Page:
He gaily complied, and she tied her dimpled chin up, and shook her head into her bonnet, and pulled out the bows of her bonnet-strings, and got her gloves on, finger by finger, and finally got them on her little plump hands, and bade him good-bye and went down. Mr Lightwood’s impatience was much relieved when he found her dressed for departure.
‘Mr Rokesmith goes with us?’ he said, hesitating, with a look towards the door.
‘Oh, I forgot!’ replied Bella. ‘His best compliments. His face is swollen to the size of two faces, and he is to go to bed directly, poor fellow, to wait for the doctor, who is coming to lance him.’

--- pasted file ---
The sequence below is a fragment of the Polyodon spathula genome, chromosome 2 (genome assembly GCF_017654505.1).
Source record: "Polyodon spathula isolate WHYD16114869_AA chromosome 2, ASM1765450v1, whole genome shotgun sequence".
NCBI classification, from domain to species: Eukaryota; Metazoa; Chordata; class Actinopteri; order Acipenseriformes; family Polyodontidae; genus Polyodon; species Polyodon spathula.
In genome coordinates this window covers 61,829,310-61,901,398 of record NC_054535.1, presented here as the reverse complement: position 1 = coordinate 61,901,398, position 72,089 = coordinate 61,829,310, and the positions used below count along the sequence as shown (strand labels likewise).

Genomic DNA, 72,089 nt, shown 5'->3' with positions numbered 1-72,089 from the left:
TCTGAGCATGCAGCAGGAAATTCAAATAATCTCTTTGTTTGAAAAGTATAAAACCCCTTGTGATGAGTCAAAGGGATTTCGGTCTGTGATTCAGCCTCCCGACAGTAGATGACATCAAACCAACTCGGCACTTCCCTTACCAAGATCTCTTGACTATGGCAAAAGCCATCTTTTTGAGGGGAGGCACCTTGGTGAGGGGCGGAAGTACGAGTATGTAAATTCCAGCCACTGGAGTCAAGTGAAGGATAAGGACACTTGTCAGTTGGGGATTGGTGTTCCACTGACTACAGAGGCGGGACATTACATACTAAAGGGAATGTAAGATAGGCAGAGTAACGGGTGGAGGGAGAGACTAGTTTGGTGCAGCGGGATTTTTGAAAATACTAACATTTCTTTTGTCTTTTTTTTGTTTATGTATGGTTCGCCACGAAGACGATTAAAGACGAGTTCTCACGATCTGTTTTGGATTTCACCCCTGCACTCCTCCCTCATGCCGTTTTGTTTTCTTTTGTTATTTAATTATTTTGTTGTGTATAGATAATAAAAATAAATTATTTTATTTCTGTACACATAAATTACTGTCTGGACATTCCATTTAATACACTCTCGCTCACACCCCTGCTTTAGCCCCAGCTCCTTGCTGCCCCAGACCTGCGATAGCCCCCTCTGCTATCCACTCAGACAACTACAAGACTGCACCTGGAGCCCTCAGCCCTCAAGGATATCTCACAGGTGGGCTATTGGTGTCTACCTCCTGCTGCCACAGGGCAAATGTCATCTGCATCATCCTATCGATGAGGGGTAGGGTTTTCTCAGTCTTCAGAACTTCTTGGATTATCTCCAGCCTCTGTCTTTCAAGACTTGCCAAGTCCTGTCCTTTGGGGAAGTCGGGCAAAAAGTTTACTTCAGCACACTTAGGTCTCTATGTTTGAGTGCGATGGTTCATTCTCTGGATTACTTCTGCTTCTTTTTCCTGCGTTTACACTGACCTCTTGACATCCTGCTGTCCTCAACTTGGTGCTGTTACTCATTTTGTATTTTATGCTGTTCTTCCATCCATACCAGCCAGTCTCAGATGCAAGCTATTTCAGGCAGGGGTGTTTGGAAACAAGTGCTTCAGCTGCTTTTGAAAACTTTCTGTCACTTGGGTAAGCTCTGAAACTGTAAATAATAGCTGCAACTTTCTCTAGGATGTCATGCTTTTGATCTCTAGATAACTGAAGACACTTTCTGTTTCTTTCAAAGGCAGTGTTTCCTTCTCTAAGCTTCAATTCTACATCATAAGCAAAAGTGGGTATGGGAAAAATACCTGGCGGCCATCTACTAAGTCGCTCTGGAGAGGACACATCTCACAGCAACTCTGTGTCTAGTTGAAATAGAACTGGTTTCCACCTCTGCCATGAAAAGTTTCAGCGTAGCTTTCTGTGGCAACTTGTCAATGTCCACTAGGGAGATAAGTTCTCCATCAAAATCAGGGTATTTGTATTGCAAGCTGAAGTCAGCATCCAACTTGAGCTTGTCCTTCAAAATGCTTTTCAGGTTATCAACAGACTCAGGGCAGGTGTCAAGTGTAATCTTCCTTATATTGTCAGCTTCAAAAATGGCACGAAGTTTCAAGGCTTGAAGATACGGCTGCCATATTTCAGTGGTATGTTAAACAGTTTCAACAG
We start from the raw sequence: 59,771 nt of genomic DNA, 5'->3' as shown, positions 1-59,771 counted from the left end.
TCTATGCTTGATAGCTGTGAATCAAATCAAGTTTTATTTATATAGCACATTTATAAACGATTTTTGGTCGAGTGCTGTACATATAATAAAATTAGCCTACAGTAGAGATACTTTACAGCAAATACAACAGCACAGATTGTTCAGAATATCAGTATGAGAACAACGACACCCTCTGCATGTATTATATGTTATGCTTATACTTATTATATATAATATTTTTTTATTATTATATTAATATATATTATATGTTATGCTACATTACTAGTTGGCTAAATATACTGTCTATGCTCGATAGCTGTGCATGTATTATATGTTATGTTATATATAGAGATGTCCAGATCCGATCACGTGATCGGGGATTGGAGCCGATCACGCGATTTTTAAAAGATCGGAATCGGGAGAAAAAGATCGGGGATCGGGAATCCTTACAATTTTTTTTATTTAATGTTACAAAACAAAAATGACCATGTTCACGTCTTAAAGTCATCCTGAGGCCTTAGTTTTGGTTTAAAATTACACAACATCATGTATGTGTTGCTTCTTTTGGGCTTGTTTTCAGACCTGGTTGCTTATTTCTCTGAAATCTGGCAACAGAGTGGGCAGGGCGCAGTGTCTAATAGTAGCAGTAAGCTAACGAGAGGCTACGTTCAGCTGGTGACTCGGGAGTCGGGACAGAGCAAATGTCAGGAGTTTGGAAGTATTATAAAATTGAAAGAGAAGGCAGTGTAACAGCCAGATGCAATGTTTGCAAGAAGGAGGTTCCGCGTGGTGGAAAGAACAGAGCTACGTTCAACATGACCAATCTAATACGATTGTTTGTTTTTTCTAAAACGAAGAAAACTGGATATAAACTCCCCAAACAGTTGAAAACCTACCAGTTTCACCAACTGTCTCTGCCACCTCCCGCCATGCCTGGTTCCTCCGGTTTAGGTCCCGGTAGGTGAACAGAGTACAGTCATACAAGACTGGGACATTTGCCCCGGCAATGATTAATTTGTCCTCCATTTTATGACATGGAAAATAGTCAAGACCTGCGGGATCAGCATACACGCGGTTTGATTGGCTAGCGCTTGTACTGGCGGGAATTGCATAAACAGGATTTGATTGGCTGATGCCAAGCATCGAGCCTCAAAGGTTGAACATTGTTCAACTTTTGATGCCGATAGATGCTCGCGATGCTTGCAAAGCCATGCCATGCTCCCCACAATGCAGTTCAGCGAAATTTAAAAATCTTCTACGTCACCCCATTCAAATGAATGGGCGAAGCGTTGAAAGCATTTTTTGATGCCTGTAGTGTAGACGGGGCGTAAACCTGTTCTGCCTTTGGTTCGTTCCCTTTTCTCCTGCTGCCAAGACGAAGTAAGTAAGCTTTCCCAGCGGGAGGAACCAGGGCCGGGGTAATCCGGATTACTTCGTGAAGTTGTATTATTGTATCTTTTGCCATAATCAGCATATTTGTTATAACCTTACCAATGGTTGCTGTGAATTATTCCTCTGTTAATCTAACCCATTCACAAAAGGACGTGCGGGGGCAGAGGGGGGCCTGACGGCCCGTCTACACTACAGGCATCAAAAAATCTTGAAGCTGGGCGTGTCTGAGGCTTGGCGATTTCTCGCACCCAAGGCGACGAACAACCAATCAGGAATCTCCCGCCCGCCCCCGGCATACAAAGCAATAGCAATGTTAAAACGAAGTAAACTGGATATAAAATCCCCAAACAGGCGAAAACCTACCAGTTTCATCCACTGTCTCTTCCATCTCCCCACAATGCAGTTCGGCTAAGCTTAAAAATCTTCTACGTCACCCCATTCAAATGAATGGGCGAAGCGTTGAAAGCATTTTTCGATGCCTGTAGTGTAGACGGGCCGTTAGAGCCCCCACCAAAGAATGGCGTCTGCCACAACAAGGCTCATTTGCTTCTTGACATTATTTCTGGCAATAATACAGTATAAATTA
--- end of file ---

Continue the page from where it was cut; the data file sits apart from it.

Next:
‘It is curious,’ observed Lightwood, ‘that I have never yet seen Mr Rokesmith, though we have been engaged in the same affairs.’
‘Really?’ said the unblushing Bella.
‘I begin to think,’ observed Lightwood, ‘that I never shall see him.’
‘These things happen so oddly sometimes,’ said Bella with a steady countenance, ‘that there seems a kind of fatality in them. But I am quite ready, Mr Lightwood.’
They started directly, in a little carriage that Lightwood had brought with him from never-to-be-forgotten Greenwich; and from Greenwich they started directly for London; and in London they waited at a railway station until such time as the Reverend Frank Milvey, and Margaretta his wife, with whom Mortimer Lightwood had been already in conference, should come and join them.